Dear Addi P.,
In our office, we have an employee who sees herself as the "office mother." She's only a few years away from retirement and has always used terms of endearment with younger employees. Many people see it as a sign of her thoughtfulness and others simply shrug it off. Recently, one of the men in the office has adopted the same approach and is referring to his female colleagues as "sweetie" and "honey." We're concerned about what constitutes harassment at work. Might his coworkers see these terms as a form of sexual harassment? How can we maintain a positive work environment while also ensuring employees aren't offended by these terms?
—Sweet Talking in Salem
Dear Sweet Talking,
It's important to consider what constitutes harassment at work. And you're wise to be concerned that these terms may make your employees uncomfortable. Simply put, regardless of who is talking, terms of endearment have no place in the office. While some people may use these words to try and create a relaxed atmosphere or to help make people feel welcome, they're more likely to have the opposite effect.
To help ensure you maintain a harassment-free workplace for all employees, consider applying some of these best practices to help limit employees' use of terms of endearment.
Set the Standard for Appropriate Language
Just as a harassment policy provides parameters about inappropriate humor (e.g., jokes or cartoons based on racial, ethnic or gender stereotypes), the policy is a place to inform employees about inappropriate language at work. Document that employees should refer to one another by name, not nicknames or terms of endearment, especially those that may refer to a protected characteristic such as gender, or age. These guidelines for appropriate workplace language can serve as a resource and reference point for HR and all employees if an issue comes up.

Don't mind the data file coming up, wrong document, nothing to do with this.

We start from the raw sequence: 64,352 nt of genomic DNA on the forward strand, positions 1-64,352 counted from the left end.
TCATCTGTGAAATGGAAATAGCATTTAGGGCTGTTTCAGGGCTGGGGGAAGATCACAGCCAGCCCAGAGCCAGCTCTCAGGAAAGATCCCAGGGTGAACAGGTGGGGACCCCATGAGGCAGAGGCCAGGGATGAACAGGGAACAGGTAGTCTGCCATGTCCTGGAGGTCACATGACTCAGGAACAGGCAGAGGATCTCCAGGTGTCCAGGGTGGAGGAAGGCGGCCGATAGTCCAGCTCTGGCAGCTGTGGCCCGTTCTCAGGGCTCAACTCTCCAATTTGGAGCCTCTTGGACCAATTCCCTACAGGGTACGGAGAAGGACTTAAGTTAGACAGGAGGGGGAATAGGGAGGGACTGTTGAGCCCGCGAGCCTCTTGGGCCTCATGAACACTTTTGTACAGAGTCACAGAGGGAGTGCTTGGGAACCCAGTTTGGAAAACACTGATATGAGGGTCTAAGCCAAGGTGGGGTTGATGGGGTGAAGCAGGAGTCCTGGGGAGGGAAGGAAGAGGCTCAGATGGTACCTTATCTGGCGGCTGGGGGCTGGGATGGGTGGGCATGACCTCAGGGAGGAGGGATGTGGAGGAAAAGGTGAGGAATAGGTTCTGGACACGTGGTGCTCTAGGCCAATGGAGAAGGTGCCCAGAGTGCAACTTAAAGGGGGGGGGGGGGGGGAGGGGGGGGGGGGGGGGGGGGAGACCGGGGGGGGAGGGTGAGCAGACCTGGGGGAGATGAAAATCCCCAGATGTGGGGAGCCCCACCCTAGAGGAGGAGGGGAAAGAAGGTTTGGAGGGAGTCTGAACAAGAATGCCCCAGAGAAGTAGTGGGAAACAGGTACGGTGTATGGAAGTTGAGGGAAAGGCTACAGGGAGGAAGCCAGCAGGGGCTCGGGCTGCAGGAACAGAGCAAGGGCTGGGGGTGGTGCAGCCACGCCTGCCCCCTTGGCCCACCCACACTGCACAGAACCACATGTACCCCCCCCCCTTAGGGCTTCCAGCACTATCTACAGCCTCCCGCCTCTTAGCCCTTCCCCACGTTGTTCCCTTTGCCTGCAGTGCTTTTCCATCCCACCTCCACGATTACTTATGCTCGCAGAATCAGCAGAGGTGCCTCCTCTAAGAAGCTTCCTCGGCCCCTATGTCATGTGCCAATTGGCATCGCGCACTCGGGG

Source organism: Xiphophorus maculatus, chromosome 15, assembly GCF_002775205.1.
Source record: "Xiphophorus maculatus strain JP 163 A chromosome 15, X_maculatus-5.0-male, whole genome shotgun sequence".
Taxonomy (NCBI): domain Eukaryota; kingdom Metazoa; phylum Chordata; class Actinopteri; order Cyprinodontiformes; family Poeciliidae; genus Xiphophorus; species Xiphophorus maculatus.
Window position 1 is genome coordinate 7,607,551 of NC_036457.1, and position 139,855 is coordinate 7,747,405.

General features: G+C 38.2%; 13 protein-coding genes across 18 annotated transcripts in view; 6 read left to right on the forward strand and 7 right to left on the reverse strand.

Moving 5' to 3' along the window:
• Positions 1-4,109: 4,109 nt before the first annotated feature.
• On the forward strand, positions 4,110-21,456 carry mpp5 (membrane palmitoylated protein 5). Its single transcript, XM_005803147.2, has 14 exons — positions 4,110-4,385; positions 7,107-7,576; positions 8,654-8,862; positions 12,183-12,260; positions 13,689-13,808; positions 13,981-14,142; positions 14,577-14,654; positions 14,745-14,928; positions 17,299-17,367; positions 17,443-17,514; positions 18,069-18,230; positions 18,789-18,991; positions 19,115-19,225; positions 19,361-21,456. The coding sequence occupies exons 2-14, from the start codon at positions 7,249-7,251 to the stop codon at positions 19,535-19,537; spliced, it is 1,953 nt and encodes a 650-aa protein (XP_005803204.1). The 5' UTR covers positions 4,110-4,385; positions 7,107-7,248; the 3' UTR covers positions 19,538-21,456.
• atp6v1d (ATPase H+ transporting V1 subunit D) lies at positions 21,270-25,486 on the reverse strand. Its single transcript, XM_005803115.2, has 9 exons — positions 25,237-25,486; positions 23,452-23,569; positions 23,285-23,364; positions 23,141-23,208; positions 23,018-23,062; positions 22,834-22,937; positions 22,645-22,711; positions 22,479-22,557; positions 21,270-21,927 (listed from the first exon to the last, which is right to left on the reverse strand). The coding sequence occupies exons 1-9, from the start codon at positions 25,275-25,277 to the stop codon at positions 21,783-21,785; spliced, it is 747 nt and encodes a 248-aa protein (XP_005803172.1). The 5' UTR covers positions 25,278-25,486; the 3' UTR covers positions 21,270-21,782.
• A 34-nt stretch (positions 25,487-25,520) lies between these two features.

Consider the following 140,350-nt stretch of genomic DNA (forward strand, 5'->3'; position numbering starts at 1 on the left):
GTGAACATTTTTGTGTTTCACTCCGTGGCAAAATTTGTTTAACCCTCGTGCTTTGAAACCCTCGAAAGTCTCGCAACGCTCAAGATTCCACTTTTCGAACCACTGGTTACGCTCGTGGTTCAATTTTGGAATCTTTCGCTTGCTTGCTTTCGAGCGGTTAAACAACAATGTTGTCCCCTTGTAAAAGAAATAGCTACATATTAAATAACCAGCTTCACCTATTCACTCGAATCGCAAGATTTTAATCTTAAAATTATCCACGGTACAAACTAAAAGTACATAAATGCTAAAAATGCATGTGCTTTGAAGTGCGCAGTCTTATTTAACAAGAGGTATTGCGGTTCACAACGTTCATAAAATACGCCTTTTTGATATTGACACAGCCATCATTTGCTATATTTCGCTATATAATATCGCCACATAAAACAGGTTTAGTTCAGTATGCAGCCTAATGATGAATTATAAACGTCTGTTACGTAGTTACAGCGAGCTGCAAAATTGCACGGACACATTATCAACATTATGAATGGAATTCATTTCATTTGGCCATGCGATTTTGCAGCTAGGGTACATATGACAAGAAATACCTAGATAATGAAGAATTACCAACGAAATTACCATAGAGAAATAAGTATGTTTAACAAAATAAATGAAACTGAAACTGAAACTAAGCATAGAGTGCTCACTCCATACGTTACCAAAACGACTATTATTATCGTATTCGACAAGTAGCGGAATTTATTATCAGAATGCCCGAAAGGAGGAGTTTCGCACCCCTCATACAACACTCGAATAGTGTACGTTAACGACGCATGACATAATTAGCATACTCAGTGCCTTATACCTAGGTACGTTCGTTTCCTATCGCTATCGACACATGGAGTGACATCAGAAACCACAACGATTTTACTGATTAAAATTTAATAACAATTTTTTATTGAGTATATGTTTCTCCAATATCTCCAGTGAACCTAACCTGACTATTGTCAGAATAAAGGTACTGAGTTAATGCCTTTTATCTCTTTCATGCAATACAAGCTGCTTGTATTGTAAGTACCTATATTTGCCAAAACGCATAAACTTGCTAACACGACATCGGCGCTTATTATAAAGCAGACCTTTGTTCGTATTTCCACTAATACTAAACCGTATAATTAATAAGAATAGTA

Educate Employees About Inappropriate Language
In addition to referring to terms of endearment in your policy manual, be sure to educate all employees about why these terms are inappropriate. Don't call out the people using inappropriate language amongst other employees; instead, use the training to communicate your expectations around workplace language. Acknowledge that although there may not be any ill intent or hidden meaning behind these nicknames, some colleagues may not appreciate being called "honey" or "kiddo." Explain that at a minimum, these terms can come across as condescending, and at worst they can be viewed as harassment that creates a hostile work environment.
Address Issues When They Arise
If you hear someone referring to another employee using terms of endearment, or if an employee comes to you and says a coworker is using inappropriate nicknames, you must promptly address the issue, which may feel awkward. Additionally, if you have an HR department, share this information with them as they would likely lead or need to be involved in the investigation and any disciplinary action.
Start by being honest: "I know how much you care about your colleauges, and I appreciate your efforts to create a friendly workplace. Those are both great qualities. I need to share how some of your efforts may not have been received as intended."
Openly share the feedback you've received: "I've heard feedback from some people that when you refer to them as 'honey,' or 'sweetie,' or other similar terms of endearment: they feel awkward. Some people shared that they don't feel respected when called by these nicknames."
After you've stated the issue as well as your concerns, refer to your company's policy and any training you've conducted. Remind the employee about what constitutes harassment at work and convey that these terms are not acceptable or consistent with company policy. Depending on the severity of the situation, as well as your disciplinary process, you may determine that it's necessary to issue a formal warning. A best practice would be to also follow up with the accuser to explain that the company has investigated and responded to the matter, and to follow up with the complaining employees to ensure that the conduct has ceased.
It's likely that some people don't even realize they're using terms that others may find offensive. That's why it's essential that, as an HR professional, you include information about terms of endearment in your policy handbook, educate employees about inappropriate language and address issues immediately when they arise. With a proactive approach, you're more likely to squelch the sweet talking before it even begins.
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